MADAWASKA VALLEY – On March 26, the Board of the Madawaska Valley Palliative Care officially launched their palliative care support services program at the Barry’s Bay Senior Centre.
Community members, hospice staff, volunteers, and hospice-partnered members from various organizations, hospitals and businesses gathered to celebrate the launch, volunteers, partnerships made and the milestones accomplished.
Palliative Care Co-ordinator and registered nurse, Karen Wagner kicked things off with an in-depth presentation explaining exactly what hospice volunteers do, how the support services can help individuals, families and communities, and how people can access services. In summary, the official launching at the senior’s centre stood to inform individuals.
However, the launching was also an opportunity to thank the organizations involved, as well as the volunteers who have so generously donated their time, Wagner went on to say.
Currently, the program has 49 trained volunteers, 21 of which have been working with the community and hospital since December 26, 2012, Wagner said. To date, volunteers have already put in more than 230 hours.
“Community members are already directly benefiting from our services,” she said.
Several other volunteers, physicians, Champlain Regional Hospice Palliative Care staff, and staff from the Madawaska Valley Community Circle of Health, to name a few, were also in attendance.
However, all spokespersons agreed – hospice services and volunteers stand to help improve a person’s quality of life in their last few days through offering compassion and caring.
“We hope to help those passing, pass with dignity and comfort,” Wagner explained. “Through compassionate high-quality palliative care, volunteers relieve suffering.”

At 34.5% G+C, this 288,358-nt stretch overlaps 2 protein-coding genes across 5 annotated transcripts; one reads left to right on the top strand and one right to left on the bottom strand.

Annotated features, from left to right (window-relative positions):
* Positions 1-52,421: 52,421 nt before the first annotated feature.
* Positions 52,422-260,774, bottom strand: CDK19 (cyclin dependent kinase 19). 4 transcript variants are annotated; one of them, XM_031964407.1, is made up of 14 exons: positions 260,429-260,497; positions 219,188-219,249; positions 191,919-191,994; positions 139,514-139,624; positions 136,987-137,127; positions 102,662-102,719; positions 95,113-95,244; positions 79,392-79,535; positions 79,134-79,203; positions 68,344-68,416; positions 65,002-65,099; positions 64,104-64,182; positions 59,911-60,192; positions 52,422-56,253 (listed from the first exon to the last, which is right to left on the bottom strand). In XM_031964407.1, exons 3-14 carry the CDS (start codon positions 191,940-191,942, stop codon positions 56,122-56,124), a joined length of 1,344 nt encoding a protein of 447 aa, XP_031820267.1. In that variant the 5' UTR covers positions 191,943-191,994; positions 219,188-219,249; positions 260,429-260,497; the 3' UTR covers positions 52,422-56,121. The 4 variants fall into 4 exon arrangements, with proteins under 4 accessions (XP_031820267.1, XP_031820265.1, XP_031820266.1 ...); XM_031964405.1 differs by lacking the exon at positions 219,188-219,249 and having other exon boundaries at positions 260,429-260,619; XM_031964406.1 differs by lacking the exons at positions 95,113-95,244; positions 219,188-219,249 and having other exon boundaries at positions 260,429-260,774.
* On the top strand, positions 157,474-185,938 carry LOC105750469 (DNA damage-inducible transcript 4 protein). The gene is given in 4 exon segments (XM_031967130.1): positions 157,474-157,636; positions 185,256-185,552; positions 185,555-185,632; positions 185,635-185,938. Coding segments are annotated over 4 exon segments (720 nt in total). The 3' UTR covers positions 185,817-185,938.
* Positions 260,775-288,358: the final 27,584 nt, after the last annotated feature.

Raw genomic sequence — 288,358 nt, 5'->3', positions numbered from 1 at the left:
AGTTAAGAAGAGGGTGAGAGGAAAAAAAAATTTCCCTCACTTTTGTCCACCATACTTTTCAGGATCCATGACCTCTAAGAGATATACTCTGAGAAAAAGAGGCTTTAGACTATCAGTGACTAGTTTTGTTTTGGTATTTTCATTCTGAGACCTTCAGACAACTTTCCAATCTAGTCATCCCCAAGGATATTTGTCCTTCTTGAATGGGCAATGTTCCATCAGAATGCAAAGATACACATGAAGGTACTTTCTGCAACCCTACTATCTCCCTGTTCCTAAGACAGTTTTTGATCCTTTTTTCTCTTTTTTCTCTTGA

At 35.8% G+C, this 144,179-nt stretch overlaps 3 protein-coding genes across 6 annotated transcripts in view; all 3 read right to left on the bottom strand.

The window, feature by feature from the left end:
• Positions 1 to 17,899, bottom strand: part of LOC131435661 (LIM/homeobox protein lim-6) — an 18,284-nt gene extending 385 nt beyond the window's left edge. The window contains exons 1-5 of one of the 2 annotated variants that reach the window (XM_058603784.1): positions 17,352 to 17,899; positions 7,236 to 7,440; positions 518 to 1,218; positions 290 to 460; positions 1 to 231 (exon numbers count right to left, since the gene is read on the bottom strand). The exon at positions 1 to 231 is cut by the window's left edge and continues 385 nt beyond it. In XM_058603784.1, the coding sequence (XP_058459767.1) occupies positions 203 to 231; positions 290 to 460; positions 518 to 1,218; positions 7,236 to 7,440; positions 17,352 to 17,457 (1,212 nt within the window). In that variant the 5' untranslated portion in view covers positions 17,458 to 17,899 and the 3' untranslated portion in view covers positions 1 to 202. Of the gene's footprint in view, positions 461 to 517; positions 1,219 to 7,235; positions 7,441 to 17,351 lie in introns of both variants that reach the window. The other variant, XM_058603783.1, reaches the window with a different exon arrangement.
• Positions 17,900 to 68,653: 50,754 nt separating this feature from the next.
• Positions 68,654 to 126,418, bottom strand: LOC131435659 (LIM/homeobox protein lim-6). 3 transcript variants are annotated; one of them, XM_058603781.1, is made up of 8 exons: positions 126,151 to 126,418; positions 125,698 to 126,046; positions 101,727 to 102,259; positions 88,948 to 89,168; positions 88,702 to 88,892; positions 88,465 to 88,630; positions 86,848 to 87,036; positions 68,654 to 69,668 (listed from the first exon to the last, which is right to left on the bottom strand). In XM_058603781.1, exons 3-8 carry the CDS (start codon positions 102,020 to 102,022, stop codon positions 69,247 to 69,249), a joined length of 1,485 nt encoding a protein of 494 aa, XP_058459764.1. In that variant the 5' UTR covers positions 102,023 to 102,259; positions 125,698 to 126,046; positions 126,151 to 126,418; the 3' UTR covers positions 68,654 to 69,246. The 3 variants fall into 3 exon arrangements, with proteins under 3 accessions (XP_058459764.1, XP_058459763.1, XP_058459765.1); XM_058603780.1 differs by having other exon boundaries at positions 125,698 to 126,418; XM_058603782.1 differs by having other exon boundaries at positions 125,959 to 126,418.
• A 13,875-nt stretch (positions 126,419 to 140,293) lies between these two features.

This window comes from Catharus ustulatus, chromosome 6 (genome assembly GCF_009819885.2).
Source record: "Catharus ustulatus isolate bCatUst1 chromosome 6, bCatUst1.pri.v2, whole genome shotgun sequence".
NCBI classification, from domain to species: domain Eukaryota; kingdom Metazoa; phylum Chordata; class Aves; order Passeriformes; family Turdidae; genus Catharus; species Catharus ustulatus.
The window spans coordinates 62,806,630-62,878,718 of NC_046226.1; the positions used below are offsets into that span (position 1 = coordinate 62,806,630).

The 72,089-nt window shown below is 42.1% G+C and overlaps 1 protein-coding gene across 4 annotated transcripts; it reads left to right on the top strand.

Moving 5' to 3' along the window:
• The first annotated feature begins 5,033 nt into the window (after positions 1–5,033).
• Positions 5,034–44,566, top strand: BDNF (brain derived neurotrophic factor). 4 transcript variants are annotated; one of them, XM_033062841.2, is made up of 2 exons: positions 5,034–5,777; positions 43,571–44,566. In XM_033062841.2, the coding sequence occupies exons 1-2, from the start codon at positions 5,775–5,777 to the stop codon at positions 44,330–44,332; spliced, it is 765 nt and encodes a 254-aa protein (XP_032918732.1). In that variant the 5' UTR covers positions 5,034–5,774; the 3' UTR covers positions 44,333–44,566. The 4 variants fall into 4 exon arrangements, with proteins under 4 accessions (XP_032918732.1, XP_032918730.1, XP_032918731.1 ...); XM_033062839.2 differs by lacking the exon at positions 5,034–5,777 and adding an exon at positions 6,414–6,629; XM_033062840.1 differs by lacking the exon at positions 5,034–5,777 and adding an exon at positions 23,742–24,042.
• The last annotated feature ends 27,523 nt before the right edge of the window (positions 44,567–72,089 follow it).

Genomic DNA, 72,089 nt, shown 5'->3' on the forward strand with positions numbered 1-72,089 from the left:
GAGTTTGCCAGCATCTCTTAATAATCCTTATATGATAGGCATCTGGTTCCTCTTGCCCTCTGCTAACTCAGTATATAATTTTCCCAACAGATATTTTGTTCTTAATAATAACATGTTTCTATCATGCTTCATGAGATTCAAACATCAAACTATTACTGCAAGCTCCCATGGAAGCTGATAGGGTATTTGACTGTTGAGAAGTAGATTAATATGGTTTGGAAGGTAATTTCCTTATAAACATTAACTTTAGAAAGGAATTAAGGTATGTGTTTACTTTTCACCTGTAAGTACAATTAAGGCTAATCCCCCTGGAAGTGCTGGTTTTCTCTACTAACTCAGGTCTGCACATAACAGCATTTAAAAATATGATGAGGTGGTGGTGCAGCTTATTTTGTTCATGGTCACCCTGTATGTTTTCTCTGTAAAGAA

Hospice volunteers and staff offer a specialized knowledge of medical care and address all symptoms of a disease, with special emphasis on controlling a person’s pain and discomfort.
Just as important, however, it’s also about offering flexible patient-centred care, the co-ordinator said. So, in other words, if a patient wishes to pass at home, hospice volunteers can help to make that happen comfortably, Wagner added.
Alongside offering comfort and pain management, hospice volunteers can offer individuals and families a broad range of services and aid.
Whether a person needs help in and out of bed, help with meals, or families need assistance with funeral arrangements – volunteers are jacks-of-all-trades, Wagner told those at the launch. Hospice volunteers also take patients to doctors’ appointments, offer a hand to hold, and listen to concerns, Wagner elaborated.
“It’s a unique relationship volunteers and patients form…” she said.
Similarly, to other hospice programs, volunteers aim to help individuals with an array of practical tasks. But volunteers also aim to help individuals, emotionally, physically, socially, and spiritually.
Services are free for those who meet the criteria. A physician’s referral is not necessary either.
Families can contact hospice at any point when they require aid or information through illness, death and bereavement, Wager said. Ideally, however, volunteers aim to help patients as early on as possible after a diagnosis of a terminal or incurable illness.
The organization also offers support and education for families, health care professionals and the community at large, Wager added. Those in attendance at the launch all encouraged people to request information specifically in regards to advanced care medical planning.
All in all, hospice caretakers help to create a plan for people, this plan and aid from volunteers helps individuals live as fully as they can for their time remaining, Wager said.
What’s more, it’s an honour to care for our most vulnerable and those in their last days and hours, volunteer, Bev Swjeski added.
Story continues in the April 3, 2013 issue of The Valley Gazette.